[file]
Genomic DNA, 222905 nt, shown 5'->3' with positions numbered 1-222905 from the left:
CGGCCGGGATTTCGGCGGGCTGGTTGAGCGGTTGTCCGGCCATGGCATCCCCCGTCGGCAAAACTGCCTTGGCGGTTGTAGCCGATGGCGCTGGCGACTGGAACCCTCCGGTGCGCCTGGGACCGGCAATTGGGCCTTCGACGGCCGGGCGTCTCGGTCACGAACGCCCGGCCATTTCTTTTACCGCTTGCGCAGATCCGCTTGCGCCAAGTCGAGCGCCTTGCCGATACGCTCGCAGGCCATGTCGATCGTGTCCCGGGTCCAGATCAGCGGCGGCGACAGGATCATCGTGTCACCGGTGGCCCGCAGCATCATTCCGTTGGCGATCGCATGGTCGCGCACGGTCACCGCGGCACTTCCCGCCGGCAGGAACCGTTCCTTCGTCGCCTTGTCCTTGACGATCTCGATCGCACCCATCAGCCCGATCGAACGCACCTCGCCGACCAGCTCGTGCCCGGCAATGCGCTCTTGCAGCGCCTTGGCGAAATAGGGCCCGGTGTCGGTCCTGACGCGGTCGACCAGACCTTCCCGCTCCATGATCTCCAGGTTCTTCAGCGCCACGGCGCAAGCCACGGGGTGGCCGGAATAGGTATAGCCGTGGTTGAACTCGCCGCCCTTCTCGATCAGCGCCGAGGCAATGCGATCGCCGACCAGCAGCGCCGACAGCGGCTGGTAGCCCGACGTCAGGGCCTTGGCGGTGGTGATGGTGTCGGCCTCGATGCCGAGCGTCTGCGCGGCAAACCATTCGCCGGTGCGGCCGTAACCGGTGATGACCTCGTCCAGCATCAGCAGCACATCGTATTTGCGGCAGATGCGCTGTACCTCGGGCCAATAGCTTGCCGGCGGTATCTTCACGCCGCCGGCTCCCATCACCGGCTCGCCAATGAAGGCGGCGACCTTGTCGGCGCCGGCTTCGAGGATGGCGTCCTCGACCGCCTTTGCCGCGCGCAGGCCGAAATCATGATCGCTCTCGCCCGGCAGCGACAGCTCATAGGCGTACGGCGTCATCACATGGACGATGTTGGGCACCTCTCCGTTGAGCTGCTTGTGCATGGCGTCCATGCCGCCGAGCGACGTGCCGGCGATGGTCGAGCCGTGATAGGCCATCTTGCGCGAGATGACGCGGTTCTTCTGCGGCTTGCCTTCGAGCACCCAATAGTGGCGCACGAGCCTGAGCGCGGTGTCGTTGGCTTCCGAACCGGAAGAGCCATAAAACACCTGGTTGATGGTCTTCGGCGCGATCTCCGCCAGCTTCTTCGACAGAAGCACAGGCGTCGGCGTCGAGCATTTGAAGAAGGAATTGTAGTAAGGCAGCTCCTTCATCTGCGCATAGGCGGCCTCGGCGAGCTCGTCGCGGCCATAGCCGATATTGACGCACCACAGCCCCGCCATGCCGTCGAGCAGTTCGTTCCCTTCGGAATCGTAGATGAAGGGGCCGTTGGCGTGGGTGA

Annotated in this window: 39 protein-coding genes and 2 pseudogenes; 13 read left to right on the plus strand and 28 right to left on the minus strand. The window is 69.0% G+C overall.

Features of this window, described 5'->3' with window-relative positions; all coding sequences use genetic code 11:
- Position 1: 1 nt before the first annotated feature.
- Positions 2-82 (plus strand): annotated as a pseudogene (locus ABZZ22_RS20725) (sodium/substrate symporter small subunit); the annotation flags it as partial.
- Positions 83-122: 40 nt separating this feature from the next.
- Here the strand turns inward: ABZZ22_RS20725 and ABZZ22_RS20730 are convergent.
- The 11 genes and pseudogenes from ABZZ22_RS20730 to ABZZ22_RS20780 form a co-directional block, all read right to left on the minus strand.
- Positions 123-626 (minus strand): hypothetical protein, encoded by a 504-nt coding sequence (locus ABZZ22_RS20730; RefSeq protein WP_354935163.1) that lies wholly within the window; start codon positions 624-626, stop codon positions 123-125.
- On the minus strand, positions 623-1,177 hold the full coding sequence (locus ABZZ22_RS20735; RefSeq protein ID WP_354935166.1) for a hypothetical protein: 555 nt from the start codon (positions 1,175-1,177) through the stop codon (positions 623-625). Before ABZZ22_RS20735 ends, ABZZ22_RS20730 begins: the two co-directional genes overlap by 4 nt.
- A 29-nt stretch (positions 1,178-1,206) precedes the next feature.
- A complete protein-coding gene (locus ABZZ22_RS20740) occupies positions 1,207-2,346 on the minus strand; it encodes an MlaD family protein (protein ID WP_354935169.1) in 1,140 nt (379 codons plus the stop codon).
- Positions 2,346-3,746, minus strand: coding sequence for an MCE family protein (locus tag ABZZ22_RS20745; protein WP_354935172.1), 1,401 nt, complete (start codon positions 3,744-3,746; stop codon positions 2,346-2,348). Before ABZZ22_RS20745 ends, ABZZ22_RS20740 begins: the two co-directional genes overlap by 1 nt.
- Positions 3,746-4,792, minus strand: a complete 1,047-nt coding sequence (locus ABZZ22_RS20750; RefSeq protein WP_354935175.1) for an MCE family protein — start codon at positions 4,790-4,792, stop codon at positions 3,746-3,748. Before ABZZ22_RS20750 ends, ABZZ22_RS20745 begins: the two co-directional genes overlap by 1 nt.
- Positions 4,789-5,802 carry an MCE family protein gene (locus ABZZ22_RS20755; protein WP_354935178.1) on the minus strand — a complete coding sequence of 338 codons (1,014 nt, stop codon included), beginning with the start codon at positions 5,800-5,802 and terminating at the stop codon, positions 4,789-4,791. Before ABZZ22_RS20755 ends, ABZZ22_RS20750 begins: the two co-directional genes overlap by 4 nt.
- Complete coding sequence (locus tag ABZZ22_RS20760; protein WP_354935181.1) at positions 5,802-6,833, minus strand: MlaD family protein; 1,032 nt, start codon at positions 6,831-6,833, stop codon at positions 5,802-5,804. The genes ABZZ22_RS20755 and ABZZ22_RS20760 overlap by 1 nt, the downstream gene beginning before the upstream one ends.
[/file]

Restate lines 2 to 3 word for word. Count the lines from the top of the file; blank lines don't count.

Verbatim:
CGGCCGGGATTTCGGCGGGCTGGTTGAGCGGTTGTCCGGCCATGGCATCCCCCGTCGGCAAAACTGCCTTGGCGGTTGTAGCCGATGGCGCTGGCGACTGGAACCCTCCGGTGCGCCTGGGACCGGCAATTGGGCCTTCGACGGCCGGGCGTCTCGGTCACGAACGCCCGGCCATTTCTTTTACCGCTTGCGCAGATCCGCTTGCGCCAAGTCGAGCGCCTTGCCGATACGCTCGCAGGCCATGTCGATCGTGTCCCGGGTCCAGATCAGCGGCGGCGACAGGATCATCGTGTCACCGGTGGCCCGCAGCATCATTCCGTTGGCGATCGCATGGTCGCGCACGGTCACCGCGGCACTTCCCGCCGGCAGGAACCGTTCCTTCGTCGCCTTGTCCTTGACGATCTCGATCGCACCCATCAGCCCGATCGAACGCACCTCGCCGACCAGCTCGTGCCCGGCAATGCGCTCTTGCAGCGCCTTGGCGAAATAGGGCCCGGTGTCGGTCCTGACGCGGTCGACCAGACCTTCCCGCTCCATGATCTCCAGGTTCTTCAGCGCCACGGCGCAAGCCACGGGGTGGCCGGAATAGGTATAGCCGTGGTTGAACTCGCCGCCCTTCTCGATCAGCGCCGAGGCAATGCGATCGCCGACCAGCAGCGCCGACAGCGGCTGGTAGCCCGACGTCAGGGCCTTGGCGGTGGTGATGGTGTCGGCCTCGATGCCGAGCGTCTGCGCGGCAAACCATTCGCCGGTGCGGCCGTAACCGGTGATGACCTCGTCCAGCATCAGCAGCACATCGTATTTGCGGCAGATGCGCTGTACCTCGGGCCAATAGCTTGCCGGCGGTATCTTCACGCCGCCGGCTCCCATCACCGGCTCGCCAATGAAGGCGGCGACCTTGTCGGCGCCGGCTTCGAGGATGGCGTCCTCGACCGCCTTTGCCGCGCGCAGGCCGAAATCATGATCGCTCTCGCCCGGCAGCGACAGCTCATAGGCGTACGGCGTCATCACATGGACGATGTTGGGCACCTCTCCGTTGAGCTGCTTGTGCATGGCGTCCATGCCGCCGAGCGACGTGCCGGCGATGGTCGAGCCGTGATAGGCCATCTTGCGCGAGATGACGCGGTTCTTCTGCGGCTTGCCTTCGAGCACCCAATAGTGGCGCACGAGCCTGAGCGCGGTGTCGTTGGCTTCCGAACCGGAAGAGCCATAAAACACCTGGTTGATGGTCTTCGGCGCGATCTCCGCCAGCTTCTTCGACAGAAGCACAGGCGTCGGCGTCGAGCATTTGAAGAAGGAATTGTAGTAAGGCAGCTCCTTCATCTGCGCATAGGCGGCCTCGGCGAGCTCGTCGCGGCCATAGCCGATATTGACGCACCACAGCCCCGCCATGCCGTCGAGCAGTTCGTTCCCTTCGGAATCGTAGATGAAGGGGCCGTTGGCGTGGGTGA

Annotated in this window: 39 protein-coding genes and 2 pseudogenes; 13 read left to right on the plus strand and 28 right to left on the minus strand. The window is 69.0% G+C overall.